The planning had taken a long time, and the date had been postponed three days in a row – rain, problems with the tractor, but Friday night, the word went out: The next morning would be the Siembra de Mujeres.
There had been collective plantings before, but it was the first time at Teopantli Kalpulli that the women joined to plant their own milpa, the traditional planting of corn, beans and squash. I have never planted a milpa before, and I was excited to join them. At 7:30 I was waiting in front of the temple, my brand new coa in hand (the coa, I had learned from these women, is a beautiful and ancient agricultural tool that opens the ground easily and smoothly for the insertion of a few seeds, without the planter needing to bend down).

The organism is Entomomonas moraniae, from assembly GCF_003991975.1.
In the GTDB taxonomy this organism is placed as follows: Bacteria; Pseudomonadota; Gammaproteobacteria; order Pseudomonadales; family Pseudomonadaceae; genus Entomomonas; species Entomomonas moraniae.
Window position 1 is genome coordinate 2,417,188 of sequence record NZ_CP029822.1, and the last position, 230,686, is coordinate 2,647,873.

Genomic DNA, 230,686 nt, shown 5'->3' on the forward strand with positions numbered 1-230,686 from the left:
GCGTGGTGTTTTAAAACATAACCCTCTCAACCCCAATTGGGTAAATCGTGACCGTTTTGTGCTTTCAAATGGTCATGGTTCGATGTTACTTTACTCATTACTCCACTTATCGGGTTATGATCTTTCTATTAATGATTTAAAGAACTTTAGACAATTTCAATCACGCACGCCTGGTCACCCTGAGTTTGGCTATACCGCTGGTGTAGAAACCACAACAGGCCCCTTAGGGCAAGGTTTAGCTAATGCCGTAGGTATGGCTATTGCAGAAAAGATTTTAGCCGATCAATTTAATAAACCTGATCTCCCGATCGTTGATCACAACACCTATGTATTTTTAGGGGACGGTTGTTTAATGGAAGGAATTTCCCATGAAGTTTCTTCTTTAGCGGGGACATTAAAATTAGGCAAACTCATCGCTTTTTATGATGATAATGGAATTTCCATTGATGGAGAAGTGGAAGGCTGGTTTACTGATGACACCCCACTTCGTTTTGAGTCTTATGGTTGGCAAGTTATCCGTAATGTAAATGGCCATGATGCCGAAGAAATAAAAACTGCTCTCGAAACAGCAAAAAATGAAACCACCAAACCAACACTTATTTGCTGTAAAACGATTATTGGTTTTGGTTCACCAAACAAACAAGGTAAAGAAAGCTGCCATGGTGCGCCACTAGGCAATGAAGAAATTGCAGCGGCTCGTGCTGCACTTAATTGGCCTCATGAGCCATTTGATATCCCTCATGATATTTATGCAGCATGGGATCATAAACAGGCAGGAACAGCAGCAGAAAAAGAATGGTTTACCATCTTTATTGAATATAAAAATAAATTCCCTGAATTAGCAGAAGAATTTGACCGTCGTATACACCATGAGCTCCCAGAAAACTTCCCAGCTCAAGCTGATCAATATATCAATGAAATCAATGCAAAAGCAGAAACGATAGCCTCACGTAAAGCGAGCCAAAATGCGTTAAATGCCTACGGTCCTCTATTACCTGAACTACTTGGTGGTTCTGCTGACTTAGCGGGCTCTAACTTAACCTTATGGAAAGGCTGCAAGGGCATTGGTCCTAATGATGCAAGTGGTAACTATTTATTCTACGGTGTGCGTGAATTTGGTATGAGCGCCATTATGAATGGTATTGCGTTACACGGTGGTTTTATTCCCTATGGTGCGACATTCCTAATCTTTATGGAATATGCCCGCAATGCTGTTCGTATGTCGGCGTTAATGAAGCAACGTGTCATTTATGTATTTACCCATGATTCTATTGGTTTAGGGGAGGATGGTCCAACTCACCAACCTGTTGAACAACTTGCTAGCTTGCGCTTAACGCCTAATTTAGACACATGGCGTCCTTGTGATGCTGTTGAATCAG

The morning was fresh and bright, with a veil of clouds draped around the crowns of the mountains in the distance. The sun shone on an aromatic earth abundant with the rains of the previous week, but dry enough to crumble easily in the hands. It was indeed a good day to plant.